Armadillo is a little guy with big ideas. Ape, his opposite, is more thoughtful and compassionate. When Ape and Armadillo Take Over the World begins, we find Ape taking issue with Armadillo's plan for world domination. While Armadillo does things fly away on the royal Pegasus, Ape has to distract a spitting serpent, fight an army of robots and escape through the sewer tunnels of the castle. Armadillo counters, saying that he is the one who thought up this plan and having ideas is not so easy. When Ape tries to come up with a plan (that involves kids, an ice cream shop, juggling Armadillo and hiding in tubs of ice cream) Armadillo shoots him down. But, like all good friends, the two manage to find common ground, coming up with a phenomenal plan for world domination that involves special suits, magic wands, creating a zoo filled only with really cool animals like griffins, dinosaurs and giant bugs and ending with ice cream. Because, as Ape points out, he likes a lot of the people in the world and doesn't want to rule it or blow it up.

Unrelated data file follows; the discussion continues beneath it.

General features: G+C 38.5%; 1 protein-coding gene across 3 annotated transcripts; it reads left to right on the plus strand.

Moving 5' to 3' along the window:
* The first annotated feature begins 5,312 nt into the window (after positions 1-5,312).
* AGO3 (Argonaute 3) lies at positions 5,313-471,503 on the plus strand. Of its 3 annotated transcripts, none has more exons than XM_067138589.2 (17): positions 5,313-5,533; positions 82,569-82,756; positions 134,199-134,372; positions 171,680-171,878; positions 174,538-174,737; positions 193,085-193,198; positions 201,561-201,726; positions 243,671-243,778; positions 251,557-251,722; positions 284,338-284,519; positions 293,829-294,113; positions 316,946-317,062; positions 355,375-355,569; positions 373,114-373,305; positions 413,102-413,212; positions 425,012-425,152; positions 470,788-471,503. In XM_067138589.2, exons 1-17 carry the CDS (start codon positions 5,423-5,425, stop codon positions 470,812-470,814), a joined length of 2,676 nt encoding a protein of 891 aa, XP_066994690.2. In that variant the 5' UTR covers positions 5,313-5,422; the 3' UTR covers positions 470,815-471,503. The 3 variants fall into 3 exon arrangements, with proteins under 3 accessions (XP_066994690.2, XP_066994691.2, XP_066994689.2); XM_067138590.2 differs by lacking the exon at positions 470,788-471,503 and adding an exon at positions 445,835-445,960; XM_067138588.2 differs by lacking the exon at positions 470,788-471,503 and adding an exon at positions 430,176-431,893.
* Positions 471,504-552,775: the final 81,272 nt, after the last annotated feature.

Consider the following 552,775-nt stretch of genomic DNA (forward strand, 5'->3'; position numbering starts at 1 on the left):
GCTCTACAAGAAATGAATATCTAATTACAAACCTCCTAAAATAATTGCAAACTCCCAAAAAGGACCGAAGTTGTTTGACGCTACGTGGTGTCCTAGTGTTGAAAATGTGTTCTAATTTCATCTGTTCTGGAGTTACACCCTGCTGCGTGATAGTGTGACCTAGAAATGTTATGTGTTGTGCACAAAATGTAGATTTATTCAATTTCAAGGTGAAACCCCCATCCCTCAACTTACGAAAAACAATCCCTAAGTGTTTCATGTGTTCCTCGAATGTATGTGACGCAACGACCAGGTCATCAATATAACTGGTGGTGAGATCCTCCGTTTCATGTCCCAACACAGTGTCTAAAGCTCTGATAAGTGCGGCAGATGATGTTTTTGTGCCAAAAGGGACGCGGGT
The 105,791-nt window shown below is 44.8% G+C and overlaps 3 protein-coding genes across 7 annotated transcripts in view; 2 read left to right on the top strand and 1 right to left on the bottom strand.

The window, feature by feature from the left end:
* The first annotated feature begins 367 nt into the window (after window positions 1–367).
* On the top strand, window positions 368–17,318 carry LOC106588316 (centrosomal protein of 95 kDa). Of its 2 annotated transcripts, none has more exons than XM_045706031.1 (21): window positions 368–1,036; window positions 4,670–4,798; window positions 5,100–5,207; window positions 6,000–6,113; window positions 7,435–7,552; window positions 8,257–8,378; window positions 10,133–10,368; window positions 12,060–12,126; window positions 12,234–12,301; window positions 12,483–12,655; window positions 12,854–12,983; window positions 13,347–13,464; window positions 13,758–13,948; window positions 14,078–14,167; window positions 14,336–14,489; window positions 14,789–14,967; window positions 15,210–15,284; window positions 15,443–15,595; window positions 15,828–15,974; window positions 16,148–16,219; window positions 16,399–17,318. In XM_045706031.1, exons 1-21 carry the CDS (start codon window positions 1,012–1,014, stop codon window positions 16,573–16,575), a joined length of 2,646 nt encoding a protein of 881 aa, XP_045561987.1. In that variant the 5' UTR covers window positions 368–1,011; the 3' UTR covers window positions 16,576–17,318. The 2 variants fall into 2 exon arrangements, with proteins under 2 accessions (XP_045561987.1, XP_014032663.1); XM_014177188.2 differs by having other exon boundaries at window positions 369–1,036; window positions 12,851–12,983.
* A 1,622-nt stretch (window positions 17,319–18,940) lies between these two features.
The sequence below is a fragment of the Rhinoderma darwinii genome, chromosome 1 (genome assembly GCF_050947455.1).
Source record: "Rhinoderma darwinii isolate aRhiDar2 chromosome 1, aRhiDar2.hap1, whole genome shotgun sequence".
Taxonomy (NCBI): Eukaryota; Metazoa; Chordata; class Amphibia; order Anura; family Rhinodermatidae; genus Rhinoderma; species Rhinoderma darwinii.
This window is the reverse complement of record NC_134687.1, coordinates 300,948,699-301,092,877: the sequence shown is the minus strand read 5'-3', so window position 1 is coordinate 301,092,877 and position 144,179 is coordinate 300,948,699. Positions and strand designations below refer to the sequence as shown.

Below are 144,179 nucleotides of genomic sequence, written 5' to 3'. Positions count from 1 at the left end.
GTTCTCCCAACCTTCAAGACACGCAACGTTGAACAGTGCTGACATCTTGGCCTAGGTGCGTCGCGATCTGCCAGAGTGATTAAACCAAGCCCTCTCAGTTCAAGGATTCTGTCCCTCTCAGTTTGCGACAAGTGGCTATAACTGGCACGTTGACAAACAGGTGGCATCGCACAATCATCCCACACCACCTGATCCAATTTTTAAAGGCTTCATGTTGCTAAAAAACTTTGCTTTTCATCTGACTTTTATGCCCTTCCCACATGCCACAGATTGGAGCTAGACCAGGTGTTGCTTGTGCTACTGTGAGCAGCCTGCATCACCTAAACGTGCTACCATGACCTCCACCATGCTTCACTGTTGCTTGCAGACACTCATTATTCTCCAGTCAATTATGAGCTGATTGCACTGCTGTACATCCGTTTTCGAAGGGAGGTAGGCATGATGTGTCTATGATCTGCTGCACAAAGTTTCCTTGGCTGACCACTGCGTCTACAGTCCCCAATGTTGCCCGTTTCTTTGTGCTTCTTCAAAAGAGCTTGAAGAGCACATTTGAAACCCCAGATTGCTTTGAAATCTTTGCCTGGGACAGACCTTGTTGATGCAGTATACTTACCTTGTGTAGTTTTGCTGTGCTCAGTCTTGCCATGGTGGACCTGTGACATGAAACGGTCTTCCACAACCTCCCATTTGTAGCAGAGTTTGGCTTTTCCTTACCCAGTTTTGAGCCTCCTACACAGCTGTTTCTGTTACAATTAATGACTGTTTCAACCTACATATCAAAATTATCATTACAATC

The best part of Ape and Armadillo Take Over the World? Sturm includes bonus comic strips that run at the bottom of every page, giving readers a glimpse into the personalities of the main characters. Ape and Armadillo embody the creative imagination of kids, a creativity that is not bound by logic or physical limitations.

Read my reviews of the 
Adventures in Cartooning Series here










9.22.2016

What's a Banana? and What's an Apple? by Marylin Singer, illustrated by Greg Pizzoli